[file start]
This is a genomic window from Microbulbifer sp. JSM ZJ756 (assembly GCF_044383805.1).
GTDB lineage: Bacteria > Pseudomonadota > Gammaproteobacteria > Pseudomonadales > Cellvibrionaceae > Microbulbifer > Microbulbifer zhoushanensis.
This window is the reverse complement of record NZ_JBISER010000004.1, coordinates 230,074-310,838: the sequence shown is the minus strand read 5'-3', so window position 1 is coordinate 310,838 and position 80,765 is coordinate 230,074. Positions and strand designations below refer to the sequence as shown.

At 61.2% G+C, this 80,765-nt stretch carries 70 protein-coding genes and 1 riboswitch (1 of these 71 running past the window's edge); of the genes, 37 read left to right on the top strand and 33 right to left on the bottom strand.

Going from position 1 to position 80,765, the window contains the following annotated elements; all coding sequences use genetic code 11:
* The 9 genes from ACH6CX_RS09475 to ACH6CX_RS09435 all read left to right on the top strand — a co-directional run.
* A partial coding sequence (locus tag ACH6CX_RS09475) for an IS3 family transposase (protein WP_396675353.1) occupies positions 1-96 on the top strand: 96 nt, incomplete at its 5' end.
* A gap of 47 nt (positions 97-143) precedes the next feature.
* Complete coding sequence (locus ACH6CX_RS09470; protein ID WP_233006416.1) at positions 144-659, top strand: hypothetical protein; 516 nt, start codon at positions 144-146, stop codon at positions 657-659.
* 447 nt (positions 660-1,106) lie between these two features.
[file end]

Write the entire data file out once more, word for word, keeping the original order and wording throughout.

This is a genomic window from Microbulbifer sp. JSM ZJ756 (assembly GCF_044383805.1).
GTDB lineage: Bacteria > Pseudomonadota > Gammaproteobacteria > Pseudomonadales > Cellvibrionaceae > Microbulbifer > Microbulbifer zhoushanensis.
This window is the reverse complement of record NZ_JBISER010000004.1, coordinates 230,074-310,838: the sequence shown is the minus strand read 5'-3', so window position 1 is coordinate 310,838 and position 80,765 is coordinate 230,074. Positions and strand designations below refer to the sequence as shown.

At 61.2% G+C, this 80,765-nt stretch carries 70 protein-coding genes and 1 riboswitch (1 of these 71 running past the window's edge); of the genes, 37 read left to right on the top strand and 33 right to left on the bottom strand.

Going from position 1 to position 80,765, the window contains the following annotated elements; all coding sequences use genetic code 11:
* The 9 genes from ACH6CX_RS09475 to ACH6CX_RS09435 all read left to right on the top strand — a co-directional run.
* A partial coding sequence (locus tag ACH6CX_RS09475) for an IS3 family transposase (protein WP_396675353.1) occupies positions 1-96 on the top strand: 96 nt, incomplete at its 5' end.
* A gap of 47 nt (positions 97-143) precedes the next feature.
* Complete coding sequence (locus ACH6CX_RS09470; protein ID WP_233006416.1) at positions 144-659, top strand: hypothetical protein; 516 nt, start codon at positions 144-146, stop codon at positions 657-659.
* 447 nt (positions 660-1,106) lie between these two features.